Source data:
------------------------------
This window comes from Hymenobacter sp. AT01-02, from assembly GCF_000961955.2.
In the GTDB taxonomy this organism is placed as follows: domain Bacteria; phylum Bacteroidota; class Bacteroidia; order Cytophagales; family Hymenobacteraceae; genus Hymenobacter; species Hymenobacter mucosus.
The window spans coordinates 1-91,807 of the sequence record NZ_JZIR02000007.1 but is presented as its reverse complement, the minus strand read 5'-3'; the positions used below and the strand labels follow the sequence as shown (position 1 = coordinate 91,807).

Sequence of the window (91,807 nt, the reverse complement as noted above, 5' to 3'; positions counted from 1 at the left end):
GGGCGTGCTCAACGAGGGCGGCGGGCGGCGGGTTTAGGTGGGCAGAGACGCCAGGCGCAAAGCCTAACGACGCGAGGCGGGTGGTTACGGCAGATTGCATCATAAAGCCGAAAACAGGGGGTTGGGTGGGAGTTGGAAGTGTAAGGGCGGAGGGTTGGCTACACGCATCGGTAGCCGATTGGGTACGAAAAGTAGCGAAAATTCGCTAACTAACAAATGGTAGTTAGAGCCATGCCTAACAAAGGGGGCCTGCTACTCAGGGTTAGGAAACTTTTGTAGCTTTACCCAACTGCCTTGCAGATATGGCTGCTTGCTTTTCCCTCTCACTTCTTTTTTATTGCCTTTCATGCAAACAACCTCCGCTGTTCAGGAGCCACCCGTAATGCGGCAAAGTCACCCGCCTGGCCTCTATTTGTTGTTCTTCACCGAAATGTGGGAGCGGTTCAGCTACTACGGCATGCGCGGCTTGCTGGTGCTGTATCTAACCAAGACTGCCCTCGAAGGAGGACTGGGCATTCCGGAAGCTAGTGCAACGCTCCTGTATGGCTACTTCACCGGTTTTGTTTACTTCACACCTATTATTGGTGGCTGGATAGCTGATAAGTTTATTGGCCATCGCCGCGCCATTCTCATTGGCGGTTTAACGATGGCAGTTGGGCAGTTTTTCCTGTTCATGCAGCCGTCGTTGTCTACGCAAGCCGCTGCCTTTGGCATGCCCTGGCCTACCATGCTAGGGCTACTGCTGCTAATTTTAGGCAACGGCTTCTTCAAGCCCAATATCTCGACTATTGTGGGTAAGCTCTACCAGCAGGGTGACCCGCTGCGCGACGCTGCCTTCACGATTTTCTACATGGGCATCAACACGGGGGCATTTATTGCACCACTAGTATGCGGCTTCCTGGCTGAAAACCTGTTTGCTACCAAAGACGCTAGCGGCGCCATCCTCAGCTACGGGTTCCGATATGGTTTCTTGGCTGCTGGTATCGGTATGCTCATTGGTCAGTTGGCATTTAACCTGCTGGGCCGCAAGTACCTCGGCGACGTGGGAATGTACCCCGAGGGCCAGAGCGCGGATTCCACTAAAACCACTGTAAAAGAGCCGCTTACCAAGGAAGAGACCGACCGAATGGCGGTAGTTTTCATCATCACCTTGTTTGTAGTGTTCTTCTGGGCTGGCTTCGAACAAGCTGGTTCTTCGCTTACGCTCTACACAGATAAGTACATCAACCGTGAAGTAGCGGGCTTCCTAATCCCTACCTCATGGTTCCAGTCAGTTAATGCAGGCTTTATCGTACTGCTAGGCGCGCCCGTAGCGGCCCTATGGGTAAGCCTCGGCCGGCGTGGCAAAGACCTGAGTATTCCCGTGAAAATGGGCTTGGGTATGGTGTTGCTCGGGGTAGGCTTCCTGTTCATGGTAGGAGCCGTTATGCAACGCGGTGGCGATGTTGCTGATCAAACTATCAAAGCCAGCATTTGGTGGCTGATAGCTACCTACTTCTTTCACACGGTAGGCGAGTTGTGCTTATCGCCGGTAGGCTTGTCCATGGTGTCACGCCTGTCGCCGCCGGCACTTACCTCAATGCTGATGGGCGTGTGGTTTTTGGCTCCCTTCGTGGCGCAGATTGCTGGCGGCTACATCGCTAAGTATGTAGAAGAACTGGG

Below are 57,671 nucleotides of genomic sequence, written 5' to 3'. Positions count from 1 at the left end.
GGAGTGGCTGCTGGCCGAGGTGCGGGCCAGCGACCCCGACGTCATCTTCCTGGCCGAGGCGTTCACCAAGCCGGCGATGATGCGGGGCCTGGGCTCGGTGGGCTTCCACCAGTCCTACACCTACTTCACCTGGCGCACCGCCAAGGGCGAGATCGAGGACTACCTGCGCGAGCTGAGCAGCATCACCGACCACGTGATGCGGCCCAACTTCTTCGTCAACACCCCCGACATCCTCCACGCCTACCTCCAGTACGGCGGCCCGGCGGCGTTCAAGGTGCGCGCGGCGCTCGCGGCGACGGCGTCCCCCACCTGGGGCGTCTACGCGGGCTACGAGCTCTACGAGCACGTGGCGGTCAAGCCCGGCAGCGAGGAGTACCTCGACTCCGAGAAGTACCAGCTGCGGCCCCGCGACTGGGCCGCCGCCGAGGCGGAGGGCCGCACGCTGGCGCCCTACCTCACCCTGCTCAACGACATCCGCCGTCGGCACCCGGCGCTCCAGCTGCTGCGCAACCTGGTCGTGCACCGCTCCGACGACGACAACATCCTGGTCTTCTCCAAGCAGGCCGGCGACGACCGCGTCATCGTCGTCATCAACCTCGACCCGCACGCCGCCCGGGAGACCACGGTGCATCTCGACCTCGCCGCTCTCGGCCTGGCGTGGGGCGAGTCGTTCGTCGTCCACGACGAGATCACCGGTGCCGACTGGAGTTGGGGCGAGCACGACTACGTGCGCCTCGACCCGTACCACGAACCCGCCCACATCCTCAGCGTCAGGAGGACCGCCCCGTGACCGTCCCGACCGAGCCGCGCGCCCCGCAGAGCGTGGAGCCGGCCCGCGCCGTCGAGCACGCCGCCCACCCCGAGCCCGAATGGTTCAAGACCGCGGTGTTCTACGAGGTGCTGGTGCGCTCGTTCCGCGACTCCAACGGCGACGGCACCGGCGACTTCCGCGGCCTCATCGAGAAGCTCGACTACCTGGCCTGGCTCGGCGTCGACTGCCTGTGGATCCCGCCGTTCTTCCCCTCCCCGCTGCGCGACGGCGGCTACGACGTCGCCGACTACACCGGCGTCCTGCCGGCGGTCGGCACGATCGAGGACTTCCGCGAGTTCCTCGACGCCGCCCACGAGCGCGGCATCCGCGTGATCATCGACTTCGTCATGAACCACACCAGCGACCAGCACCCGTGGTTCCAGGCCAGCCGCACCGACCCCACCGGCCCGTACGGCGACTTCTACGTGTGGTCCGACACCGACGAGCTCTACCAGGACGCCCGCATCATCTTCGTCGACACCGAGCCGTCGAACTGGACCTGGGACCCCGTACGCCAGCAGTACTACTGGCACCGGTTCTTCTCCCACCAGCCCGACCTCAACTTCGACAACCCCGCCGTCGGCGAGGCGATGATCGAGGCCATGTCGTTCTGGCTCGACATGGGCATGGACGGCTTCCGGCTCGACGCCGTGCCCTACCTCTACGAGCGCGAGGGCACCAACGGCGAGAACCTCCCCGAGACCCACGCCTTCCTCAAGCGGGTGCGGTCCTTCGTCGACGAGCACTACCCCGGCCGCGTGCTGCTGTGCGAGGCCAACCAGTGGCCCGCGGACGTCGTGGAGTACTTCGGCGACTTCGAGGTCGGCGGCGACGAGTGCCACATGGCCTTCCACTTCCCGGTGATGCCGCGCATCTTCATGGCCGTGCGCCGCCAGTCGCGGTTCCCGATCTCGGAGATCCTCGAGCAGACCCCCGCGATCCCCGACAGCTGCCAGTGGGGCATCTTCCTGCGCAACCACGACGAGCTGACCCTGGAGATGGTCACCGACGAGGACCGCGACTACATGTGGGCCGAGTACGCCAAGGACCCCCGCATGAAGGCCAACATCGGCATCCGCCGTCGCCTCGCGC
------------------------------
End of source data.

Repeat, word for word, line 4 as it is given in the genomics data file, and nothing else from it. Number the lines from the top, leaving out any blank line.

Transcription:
Sequence of the window (91,807 nt, the reverse complement as noted above, 5' to 3'; positions counted from 1 at the left end):